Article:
Ready-made portfolios (including those offered by robo-advisors) can be a a good option for those new to investing. They are put together and managed by experts, so all you need to do is choose a portfolio to invest in, fund your account and sit back. A typical portfolio might include a mix of funds, shares, bonds, and possibly property, perhaps with a bit of cash thrown into lower-risk portfolios. Some platforms may specialise in specific types of investment, so their portfolios may only include one type of asset. Wombat, for example, focuses on ETFs with its portfolios (which it dubs “themes”).
Speaking of themes, this may be the approach that some platforms take towards their portfolios. Themes might include, for example, “ethically-minded”, or “tech-head”. Other platforms may let you choose between portfolios with different risk levels, from low to high.
The good part about ready-made investment portfolios is that, by investing your little amount of money in one, you get instant exposure to all of the assets within it. To get the same exposure by buying each asset individually may sometimes (though not always) require a much bigger investment pot. That said, the charges for opting for a ready-made portfolio can sometimes be higher than the DIY approach, so you’ll have to weigh up the pros and cons of DIY vs ready-made investments.
Buying individual shares lets you focus your investments into specific companies. If you have a passion for particular brand, then this could be a tempting proposition, particularly if your research and analysis suggests a bright future for the company (or companies).
Bear in mind, though, that investing in directly shares can be a higher-risk proposition than other investment options. If a company performs well, then the potential for reward can be high. But if you put all of your investment eggs into one or two baskets, and they don’t perform as well as expected (or, in the worst case, fail completely), then the risk of losses can also be high.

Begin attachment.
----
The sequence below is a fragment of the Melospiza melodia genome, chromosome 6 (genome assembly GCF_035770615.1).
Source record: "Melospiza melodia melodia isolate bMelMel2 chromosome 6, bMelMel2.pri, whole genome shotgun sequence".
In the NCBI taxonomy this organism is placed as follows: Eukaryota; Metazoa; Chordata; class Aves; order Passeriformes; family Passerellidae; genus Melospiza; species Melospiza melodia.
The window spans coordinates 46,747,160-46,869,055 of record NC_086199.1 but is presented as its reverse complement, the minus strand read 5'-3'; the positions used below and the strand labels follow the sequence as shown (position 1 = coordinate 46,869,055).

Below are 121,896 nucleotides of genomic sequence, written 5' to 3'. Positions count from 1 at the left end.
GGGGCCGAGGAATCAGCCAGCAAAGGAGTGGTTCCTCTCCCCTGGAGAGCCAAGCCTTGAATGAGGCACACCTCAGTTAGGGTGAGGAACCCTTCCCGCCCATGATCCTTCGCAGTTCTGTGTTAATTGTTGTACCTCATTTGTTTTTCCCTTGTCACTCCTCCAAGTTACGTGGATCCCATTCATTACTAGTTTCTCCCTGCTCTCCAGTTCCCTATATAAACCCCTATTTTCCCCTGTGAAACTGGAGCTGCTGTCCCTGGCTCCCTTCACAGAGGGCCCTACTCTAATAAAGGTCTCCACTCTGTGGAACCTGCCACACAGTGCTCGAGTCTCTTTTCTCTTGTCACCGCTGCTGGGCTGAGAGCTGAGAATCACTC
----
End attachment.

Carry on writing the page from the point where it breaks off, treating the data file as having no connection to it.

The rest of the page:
Plus, some shares can be expensive. So if you only have a little money to invest you may not be able to spread your risk by investing in lots of companies. In some cases, £100 may not be enough for a single share in a high profile company such as Apple or Microsoft.
If your heart is set on owning shares but you only have a little money, look for investment platforms that offer fractional shares. These are basically little slices of individual shares, and allow you to own part of a part of a company. Buying fractional shares can help those with little money to invest to diversify their holdings.
You may only be starting out with a little money to invest. But, with the right approach, a little money can turn into a decent nest egg over time. Here are 6 tactics that can help you achieve your goals faster.
A number of investment websites offer calculators to help work out potential investment returns. We’ve used HSBC’s investment calculator to calculate how much you could end up with by drip-feeding £100 a month into an investment account for 20 years. We’ve assumed intermediate market conditions and shown likely returns for low, medium and high risk investments. In good market conditions, returns may be even higher. In poor market conditions, as with any form of investing, there is a risk of loss. This risk is mitigated by keeping your money invested for longer.
There’s no such thing as “too little” money to invest. What matters far more is to think about your priorities and goals in the short and long term. If you’re planning for the long-term, and already have some cash savings to cover emergencies, then investing offers your money the chance to grow faster. Drip-feeding even small amounts into an investment account on a regular basis can really add up over time. Especially if you make the most of tax-efficient options such as a stocks and shares ISA.
All investing should be regarded as longer term. The value of your investments can go up and down, and you may get back less than you invest. Past performance is no guarantee of future results. If you’re not sure which investments are right for you, please seek out a financial adviser. Capital at risk.